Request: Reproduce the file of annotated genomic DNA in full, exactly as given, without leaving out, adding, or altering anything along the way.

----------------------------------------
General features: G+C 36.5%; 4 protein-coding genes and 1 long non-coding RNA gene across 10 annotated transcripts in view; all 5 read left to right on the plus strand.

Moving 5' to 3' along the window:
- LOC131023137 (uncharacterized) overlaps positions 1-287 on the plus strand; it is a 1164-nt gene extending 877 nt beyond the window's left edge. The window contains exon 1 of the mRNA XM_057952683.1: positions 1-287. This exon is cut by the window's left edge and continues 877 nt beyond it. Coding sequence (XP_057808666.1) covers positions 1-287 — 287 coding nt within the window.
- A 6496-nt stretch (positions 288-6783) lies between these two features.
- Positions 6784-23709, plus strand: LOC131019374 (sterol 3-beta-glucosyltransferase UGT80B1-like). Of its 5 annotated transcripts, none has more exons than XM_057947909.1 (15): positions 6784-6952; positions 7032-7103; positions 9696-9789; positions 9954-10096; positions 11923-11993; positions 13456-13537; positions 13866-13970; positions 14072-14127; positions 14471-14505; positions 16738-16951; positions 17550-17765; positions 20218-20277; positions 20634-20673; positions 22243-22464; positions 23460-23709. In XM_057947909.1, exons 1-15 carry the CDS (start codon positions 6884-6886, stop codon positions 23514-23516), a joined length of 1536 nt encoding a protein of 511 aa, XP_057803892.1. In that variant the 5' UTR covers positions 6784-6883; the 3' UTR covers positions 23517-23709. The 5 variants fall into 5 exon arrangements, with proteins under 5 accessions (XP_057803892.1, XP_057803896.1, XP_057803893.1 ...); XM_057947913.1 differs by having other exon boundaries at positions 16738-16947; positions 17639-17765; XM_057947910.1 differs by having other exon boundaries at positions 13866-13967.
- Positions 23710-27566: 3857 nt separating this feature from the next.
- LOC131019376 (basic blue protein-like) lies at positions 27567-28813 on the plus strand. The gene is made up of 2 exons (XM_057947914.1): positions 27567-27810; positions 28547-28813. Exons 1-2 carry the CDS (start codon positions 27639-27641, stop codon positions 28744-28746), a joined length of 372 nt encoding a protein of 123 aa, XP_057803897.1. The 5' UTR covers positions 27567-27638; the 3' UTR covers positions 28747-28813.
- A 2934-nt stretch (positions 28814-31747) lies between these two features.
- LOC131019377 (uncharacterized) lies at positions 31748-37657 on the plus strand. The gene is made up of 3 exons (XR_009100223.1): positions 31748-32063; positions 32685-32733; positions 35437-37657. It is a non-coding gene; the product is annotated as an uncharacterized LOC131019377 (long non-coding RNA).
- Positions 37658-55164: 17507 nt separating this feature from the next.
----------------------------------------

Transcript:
General features: G+C 36.5%; 4 protein-coding genes and 1 long non-coding RNA gene across 10 annotated transcripts in view; all 5 read left to right on the plus strand.

Moving 5' to 3' along the window:
- LOC131023137 (uncharacterized) overlaps positions 1-287 on the plus strand; it is a 1164-nt gene extending 877 nt beyond the window's left edge. The window contains exon 1 of the mRNA XM_057952683.1: positions 1-287. This exon is cut by the window's left edge and continues 877 nt beyond it. Coding sequence (XP_057808666.1) covers positions 1-287 — 287 coding nt within the window.
- A 6496-nt stretch (positions 288-6783) lies between these two features.
- Positions 6784-23709, plus strand: LOC131019374 (sterol 3-beta-glucosyltransferase UGT80B1-like). Of its 5 annotated transcripts, none has more exons than XM_057947909.1 (15): positions 6784-6952; positions 7032-7103; positions 9696-9789; positions 9954-10096; positions 11923-11993; positions 13456-13537; positions 13866-13970; positions 14072-14127; positions 14471-14505; positions 16738-16951; positions 17550-17765; positions 20218-20277; positions 20634-20673; positions 22243-22464; positions 23460-23709. In XM_057947909.1, exons 1-15 carry the CDS (start codon positions 6884-6886, stop codon positions 23514-23516), a joined length of 1536 nt encoding a protein of 511 aa, XP_057803892.1. In that variant the 5' UTR covers positions 6784-6883; the 3' UTR covers positions 23517-23709. The 5 variants fall into 5 exon arrangements, with proteins under 5 accessions (XP_057803892.1, XP_057803896.1, XP_057803893.1 ...); XM_057947913.1 differs by having other exon boundaries at positions 16738-16947; positions 17639-17765; XM_057947910.1 differs by having other exon boundaries at positions 13866-13967.
- Positions 23710-27566: 3857 nt separating this feature from the next.
- LOC131019376 (basic blue protein-like) lies at positions 27567-28813 on the plus strand. The gene is made up of 2 exons (XM_057947914.1): positions 27567-27810; positions 28547-28813. Exons 1-2 carry the CDS (start codon positions 27639-27641, stop codon positions 28744-28746), a joined length of 372 nt encoding a protein of 123 aa, XP_057803897.1. The 5' UTR covers positions 27567-27638; the 3' UTR covers positions 28747-28813.
- A 2934-nt stretch (positions 28814-31747) lies between these two features.
- LOC131019377 (uncharacterized) lies at positions 31748-37657 on the plus strand. The gene is made up of 3 exons (XR_009100223.1): positions 31748-32063; positions 32685-32733; positions 35437-37657. It is a non-coding gene; the product is annotated as an uncharacterized LOC131019377 (long non-coding RNA).
- Positions 37658-55164: 17507 nt separating this feature from the next.